Criticality Analysis

Written by Nicholas Kamuda
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Criticality analysis is central to many forms of modern maintenance engineering. Its use in modern maintenance was promulgated by the U.S. military in 1949 in the report Procedures for Performing a Failure Mode, Effects, and Criticality Analysis. Since then, it has been developed by businesses and large-scale operations, and is used in maintenance strategies such as RCM, RCA, and others.

The basic idea behind criticality analysis is to rank the importance of failure modes and frequency for physical assets such as machinery and equipment. The actual importance of the analysis, however, may be dependent on how the failure modes are ranked. In the military report, the ranking was assigned to failure modes on the basis of their effect on other personnel and equipment.

Criticality Analysis in RCM

The idea of ranking the importance of failure modes on how they affect the larger system of assets is central to business applications of criticality analysis. Under RCM practices, criticality is assigned through FMEAs (Failure Mode & Effects Analyses) based on the consequences of the failure, not the failure itself. For example, the consequence of a failure that will in turn cause other failures is more important than a failure that will simply slow production.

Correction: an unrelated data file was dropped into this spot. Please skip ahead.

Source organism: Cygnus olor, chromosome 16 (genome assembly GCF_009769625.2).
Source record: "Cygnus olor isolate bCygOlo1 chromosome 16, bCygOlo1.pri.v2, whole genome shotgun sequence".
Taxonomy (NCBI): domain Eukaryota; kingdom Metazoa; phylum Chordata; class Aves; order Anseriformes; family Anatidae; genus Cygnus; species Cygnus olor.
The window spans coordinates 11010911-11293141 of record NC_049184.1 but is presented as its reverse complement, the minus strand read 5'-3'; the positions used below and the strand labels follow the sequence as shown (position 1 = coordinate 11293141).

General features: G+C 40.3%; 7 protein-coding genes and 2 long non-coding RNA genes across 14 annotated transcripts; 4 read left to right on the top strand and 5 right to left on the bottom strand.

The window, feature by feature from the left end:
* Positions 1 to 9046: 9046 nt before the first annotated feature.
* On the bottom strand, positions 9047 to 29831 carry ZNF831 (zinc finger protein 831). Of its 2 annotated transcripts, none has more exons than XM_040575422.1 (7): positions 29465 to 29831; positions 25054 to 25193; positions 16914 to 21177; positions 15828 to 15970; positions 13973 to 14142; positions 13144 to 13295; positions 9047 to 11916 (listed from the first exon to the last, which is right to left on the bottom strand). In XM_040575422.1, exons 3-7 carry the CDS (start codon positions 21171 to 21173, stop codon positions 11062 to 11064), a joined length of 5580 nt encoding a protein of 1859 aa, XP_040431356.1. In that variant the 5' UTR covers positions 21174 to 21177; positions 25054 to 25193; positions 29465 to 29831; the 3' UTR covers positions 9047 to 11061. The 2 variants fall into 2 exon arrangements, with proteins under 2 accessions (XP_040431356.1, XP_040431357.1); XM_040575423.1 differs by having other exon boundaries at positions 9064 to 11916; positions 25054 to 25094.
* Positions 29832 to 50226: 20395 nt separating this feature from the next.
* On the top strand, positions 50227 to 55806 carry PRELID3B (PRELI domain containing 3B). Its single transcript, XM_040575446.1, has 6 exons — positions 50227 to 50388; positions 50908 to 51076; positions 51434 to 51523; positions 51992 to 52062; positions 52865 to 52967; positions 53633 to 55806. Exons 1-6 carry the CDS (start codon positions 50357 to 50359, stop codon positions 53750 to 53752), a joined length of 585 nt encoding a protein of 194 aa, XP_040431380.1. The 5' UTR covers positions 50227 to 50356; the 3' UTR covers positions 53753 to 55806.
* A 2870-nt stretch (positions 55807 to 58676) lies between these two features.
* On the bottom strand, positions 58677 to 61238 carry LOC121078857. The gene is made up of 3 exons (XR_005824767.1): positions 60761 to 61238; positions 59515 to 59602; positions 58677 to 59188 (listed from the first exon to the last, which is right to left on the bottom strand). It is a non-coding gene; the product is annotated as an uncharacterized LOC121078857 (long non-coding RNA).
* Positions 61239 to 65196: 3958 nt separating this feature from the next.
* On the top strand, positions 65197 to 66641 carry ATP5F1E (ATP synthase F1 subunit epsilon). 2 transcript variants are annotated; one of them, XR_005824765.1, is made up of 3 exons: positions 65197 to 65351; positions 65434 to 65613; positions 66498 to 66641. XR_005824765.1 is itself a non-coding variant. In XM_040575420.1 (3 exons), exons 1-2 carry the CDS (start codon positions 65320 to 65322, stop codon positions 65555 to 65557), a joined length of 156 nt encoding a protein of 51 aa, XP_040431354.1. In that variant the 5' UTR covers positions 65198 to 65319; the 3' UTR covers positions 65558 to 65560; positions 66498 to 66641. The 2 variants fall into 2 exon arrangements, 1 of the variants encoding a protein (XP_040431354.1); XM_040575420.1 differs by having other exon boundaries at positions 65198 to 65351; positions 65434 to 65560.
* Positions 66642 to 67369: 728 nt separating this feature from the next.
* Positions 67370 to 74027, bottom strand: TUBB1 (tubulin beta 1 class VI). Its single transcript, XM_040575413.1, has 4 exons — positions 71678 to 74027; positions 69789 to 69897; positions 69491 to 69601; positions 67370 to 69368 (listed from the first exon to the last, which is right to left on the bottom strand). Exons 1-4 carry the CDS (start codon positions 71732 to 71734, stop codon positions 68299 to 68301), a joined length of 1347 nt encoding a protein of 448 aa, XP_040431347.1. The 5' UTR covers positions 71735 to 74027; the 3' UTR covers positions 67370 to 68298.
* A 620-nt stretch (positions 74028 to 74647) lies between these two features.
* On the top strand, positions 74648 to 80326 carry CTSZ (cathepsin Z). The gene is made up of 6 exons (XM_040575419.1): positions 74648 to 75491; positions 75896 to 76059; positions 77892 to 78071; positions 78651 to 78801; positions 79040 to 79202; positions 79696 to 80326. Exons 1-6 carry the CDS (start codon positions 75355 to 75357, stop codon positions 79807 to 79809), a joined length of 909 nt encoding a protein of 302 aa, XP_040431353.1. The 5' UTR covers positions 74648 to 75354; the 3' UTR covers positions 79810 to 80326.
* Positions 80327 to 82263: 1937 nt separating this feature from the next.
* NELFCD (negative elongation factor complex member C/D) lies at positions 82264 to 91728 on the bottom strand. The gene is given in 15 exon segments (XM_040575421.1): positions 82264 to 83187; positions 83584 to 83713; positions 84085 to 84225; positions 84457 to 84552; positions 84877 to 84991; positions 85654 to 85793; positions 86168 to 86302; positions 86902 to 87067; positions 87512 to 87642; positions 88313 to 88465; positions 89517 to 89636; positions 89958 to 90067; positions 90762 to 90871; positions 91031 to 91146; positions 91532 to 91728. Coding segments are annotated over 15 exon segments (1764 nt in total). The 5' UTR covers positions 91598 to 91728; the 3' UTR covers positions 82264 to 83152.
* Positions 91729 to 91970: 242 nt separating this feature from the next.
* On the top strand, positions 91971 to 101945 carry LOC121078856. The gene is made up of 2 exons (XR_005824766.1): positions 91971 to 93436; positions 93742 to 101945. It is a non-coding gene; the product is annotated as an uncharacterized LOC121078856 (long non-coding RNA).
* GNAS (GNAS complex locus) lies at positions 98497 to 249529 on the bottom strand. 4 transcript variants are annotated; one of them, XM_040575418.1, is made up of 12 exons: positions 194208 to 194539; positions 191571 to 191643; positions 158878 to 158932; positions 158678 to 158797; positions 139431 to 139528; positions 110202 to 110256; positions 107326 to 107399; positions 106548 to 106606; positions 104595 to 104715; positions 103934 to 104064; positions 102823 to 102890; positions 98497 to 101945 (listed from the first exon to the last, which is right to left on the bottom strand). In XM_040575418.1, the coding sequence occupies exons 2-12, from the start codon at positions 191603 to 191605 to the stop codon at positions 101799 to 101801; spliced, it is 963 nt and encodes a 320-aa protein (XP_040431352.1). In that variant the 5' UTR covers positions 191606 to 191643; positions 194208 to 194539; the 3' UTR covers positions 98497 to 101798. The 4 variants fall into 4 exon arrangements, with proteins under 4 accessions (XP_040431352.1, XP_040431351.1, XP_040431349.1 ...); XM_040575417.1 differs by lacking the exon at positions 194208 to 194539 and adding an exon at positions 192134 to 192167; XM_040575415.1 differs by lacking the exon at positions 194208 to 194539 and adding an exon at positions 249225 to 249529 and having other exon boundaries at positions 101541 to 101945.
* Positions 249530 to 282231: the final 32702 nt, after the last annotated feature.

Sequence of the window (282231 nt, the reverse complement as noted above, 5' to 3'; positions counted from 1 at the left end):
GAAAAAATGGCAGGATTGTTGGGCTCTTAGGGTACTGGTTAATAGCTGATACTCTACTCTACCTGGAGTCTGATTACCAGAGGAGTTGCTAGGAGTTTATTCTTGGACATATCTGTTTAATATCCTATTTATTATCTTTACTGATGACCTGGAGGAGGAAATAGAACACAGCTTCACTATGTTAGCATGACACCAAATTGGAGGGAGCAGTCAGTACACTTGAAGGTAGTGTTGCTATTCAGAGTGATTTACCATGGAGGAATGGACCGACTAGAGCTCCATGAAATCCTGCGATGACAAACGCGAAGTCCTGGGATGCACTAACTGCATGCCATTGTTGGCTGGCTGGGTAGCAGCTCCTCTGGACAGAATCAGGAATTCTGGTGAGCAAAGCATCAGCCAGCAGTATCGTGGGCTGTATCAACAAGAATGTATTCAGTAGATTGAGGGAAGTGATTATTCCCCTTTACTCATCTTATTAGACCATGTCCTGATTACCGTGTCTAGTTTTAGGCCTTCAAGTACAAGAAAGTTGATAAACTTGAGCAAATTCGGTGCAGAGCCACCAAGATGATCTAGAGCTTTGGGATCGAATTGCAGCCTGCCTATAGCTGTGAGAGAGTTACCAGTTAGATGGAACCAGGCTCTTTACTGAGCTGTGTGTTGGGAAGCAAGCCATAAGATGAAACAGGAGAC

Though this may seem like a simple idea, it is the heart of a rigorous practice involving what may seem like large amounts of time and resources. Simple preventive or corrective maintenance is not enough to cope with the increasing complexity of physical assets, however. In the long run, stronger, more modern maintenance strategies can keep all aspects of business up to or exceeding expectations, not only the mechanical processes.

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